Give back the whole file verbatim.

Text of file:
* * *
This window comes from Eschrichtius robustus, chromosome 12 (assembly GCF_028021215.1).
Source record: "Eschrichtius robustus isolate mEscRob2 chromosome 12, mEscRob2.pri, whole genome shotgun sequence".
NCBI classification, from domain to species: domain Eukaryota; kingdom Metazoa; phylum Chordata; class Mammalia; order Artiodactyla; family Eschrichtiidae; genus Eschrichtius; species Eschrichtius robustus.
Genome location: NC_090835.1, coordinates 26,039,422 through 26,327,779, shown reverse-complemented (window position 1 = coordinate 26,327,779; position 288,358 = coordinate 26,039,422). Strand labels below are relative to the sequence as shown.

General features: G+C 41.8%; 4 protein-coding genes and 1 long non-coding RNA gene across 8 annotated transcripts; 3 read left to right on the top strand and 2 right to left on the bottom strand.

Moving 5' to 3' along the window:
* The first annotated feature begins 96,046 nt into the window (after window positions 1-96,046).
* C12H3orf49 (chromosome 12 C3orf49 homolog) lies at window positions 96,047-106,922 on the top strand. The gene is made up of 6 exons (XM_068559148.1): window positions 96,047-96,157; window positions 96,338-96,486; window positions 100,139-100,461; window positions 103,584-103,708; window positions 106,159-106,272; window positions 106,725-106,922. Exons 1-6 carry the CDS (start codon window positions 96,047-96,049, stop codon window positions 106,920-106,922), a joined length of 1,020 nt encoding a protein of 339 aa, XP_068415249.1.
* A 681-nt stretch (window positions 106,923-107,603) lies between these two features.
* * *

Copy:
This window comes from Eschrichtius robustus, chromosome 12 (assembly GCF_028021215.1).
Source record: "Eschrichtius robustus isolate mEscRob2 chromosome 12, mEscRob2.pri, whole genome shotgun sequence".
NCBI classification, from domain to species: domain Eukaryota; kingdom Metazoa; phylum Chordata; class Mammalia; order Artiodactyla; family Eschrichtiidae; genus Eschrichtius; species Eschrichtius robustus.
Genome location: NC_090835.1, coordinates 26,039,422 through 26,327,779, shown reverse-complemented (window position 1 = coordinate 26,327,779; position 288,358 = coordinate 26,039,422). Strand labels below are relative to the sequence as shown.

General features: G+C 41.8%; 4 protein-coding genes and 1 long non-coding RNA gene across 8 annotated transcripts; 3 read left to right on the top strand and 2 right to left on the bottom strand.

Moving 5' to 3' along the window:
* The first annotated feature begins 96,046 nt into the window (after window positions 1-96,046).
* C12H3orf49 (chromosome 12 C3orf49 homolog) lies at window positions 96,047-106,922 on the top strand. The gene is made up of 6 exons (XM_068559148.1): window positions 96,047-96,157; window positions 96,338-96,486; window positions 100,139-100,461; window positions 103,584-103,708; window positions 106,159-106,272; window positions 106,725-106,922. Exons 1-6 carry the CDS (start codon window positions 96,047-96,049, stop codon window positions 106,920-106,922), a joined length of 1,020 nt encoding a protein of 339 aa, XP_068415249.1.
* A 681-nt stretch (window positions 106,923-107,603) lies between these two features.